Ask 2012 Solar Activity

DWB asks “You worked for NASA are we going to have chaos in 2012 from solar activity?”

OK this is kind of a long answer but it IS an answer and it is dead on the money.

Yes the Sun is expected to be in a period of high activity in 2012, it cycles in this activity increase and peaks every 11 years.  The last peak was in 2001 So in 2012 we are due. For those of you who remember during the last peak activity solar flares took out a power grid in Canada plunging a whole area into darkness.

These solar flares, called coronal mass ejections, are flung into space from sunspots, or large cool (relatively) areas on the sun.  They can contain massive amounts of energy in the form of charged particles that can wreak havoc with satellites and long high power electrical lines.  Matter of fact solar winds CAN blow our atmosphere into space, and we do need our atmosphere.

Luckily (or by design) we on earth have a shield from these solar winds and flares.  It is the magnetic field that surrounds the earth, thanks to our molten iron core that creates the magnetic field.  It deflects most of these charged solar particles.  Its weak points are at the North and South poles which is why you see the northern and southern lights…they result when these charged particles interact with the molecules in our ionosphere.

What you need to know is these solar flares do NOT radiate from the sun in a circular pattern, instead they are “flung out”  (at a VERY High speed) in a specific trajectory, so right there you can see that most of them are in no danger of colliding with earth.  First we only need be concerned with sunspots  along the equator of the sun, since earth orbits that equator, that also makes earth a moving target.  But sometimes a massive flare does happen and it does take a trajectory that intersects with earth and is strong enough that our magnetic field lets enough through that it can damage communications and such.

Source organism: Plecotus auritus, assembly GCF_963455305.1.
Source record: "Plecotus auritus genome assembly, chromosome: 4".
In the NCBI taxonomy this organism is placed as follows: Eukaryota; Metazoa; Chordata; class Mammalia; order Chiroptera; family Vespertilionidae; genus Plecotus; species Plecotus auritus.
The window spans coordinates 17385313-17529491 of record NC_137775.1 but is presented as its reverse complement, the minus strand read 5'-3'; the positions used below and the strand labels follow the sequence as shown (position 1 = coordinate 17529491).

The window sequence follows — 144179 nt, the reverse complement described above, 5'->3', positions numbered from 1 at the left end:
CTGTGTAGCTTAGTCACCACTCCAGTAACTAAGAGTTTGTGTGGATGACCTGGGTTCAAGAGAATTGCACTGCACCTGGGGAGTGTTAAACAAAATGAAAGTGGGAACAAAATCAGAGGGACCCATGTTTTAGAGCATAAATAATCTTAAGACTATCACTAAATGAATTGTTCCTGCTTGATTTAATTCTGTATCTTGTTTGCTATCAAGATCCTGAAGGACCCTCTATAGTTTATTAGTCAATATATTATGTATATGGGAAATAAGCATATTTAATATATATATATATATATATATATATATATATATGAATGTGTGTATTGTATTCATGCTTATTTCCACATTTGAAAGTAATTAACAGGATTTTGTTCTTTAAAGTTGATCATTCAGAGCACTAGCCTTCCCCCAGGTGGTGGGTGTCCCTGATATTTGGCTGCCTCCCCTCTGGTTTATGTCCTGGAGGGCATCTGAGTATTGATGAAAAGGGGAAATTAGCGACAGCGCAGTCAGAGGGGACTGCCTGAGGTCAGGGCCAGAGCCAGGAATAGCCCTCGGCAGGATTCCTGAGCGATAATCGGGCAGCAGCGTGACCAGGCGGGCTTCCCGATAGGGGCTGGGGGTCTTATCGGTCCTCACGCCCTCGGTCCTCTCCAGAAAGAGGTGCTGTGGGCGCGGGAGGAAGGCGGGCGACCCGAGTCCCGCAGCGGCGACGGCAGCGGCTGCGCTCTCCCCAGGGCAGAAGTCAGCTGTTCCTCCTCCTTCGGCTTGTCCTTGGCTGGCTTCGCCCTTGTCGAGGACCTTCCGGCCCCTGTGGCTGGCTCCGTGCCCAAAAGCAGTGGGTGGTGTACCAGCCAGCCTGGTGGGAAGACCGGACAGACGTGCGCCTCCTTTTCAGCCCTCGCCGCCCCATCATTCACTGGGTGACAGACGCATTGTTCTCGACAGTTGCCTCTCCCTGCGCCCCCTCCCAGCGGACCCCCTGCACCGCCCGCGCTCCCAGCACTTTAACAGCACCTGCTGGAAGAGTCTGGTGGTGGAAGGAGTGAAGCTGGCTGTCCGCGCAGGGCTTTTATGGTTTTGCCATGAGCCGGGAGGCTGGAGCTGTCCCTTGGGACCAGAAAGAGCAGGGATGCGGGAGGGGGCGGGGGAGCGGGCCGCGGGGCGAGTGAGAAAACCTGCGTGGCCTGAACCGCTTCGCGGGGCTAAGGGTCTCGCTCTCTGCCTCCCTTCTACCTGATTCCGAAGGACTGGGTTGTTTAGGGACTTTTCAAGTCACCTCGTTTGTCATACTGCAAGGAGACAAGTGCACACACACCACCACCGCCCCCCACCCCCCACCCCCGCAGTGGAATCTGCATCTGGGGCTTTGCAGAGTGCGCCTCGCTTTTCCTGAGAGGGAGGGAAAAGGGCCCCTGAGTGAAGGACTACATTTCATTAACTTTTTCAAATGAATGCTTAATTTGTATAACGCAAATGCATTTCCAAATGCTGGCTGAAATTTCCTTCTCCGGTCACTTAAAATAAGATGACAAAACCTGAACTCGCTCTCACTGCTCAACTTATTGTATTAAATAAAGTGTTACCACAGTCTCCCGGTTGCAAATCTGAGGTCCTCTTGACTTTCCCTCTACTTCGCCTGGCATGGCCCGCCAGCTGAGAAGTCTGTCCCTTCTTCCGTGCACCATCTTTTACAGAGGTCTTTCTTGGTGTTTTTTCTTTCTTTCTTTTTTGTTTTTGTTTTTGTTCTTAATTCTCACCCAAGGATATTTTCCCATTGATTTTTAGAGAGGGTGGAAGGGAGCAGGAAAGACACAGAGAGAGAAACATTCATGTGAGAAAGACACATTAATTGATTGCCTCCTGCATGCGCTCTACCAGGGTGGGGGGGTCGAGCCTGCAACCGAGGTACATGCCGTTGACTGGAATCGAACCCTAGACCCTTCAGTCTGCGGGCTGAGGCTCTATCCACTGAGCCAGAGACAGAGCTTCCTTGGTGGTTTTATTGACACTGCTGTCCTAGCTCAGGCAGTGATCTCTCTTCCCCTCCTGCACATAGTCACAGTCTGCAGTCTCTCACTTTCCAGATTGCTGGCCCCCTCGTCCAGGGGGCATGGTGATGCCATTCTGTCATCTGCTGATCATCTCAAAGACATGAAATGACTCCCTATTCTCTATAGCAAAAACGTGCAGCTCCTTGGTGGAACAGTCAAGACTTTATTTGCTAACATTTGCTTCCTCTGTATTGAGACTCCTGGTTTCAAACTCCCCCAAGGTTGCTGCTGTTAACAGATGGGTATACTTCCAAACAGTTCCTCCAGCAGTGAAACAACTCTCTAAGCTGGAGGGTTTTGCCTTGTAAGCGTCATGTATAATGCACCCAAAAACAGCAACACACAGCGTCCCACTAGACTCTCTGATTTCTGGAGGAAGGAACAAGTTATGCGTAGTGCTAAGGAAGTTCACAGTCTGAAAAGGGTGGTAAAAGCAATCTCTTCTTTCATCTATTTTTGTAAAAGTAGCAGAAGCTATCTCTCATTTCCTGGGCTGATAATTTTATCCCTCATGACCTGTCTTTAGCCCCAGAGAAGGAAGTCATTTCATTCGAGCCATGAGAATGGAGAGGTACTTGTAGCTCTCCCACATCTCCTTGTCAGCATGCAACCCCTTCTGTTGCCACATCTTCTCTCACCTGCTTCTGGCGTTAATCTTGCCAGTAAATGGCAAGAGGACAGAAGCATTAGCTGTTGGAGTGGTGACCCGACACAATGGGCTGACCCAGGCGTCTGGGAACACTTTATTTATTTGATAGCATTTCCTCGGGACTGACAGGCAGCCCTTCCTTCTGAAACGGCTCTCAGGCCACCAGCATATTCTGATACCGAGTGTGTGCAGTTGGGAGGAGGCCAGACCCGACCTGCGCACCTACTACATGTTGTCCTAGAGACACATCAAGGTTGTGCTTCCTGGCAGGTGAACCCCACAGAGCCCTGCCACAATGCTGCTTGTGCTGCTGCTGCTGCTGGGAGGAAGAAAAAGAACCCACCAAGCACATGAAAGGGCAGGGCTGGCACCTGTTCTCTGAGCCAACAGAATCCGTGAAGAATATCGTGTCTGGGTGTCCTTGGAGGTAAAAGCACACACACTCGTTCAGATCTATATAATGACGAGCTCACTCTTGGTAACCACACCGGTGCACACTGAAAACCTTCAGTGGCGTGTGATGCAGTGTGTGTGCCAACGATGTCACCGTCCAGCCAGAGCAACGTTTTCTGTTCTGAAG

Enter our second line of defense. The National Oceanic and Atmospheric Administration monitors these sunspots and when they detect a strong solar flare that is on a collision path with earth, they have a minimum of about 18 hours, usually its 3-4 days (depending on the speed the flare is approaching) to do something.  That something includes notifying those who may be affected.

Communications companies can fold in the solar collectors on satellites and put them into hibernation until the danger has passed. Power companies can reduce current in or shut down long distance power lines so that the added charges from the flare doesn’t overload the system.

So maybe some people are without power for a day or your sat phone or cable TV or GPS whatever goes out for a while.

BUT this is only if one of those sunspots lines up with earth AND flings out a solar flare that will intersect earths orbit, AND its a MASSIVE one.  The last really big one was in September of 1859.  People all over the Northern hemisphere witnessed the Northern lights and telegraph lines were destroyed.

So are we in any real danger?  No more so than we were in 2001 or 1990, or 1979 or 1968 or 1957 and so on.  truth is we are probably in less danger because now we know they are coming and when plus we have technology to effectively shunt these circuits and neutralize the excess charge.

It might be an inconvenience but on the unlikely chance it does happen it will likely be no more than an inconvenience for a few.

41650cookie-checkAsk 2012 Solar Activity

Ask 2012 Solar Activity

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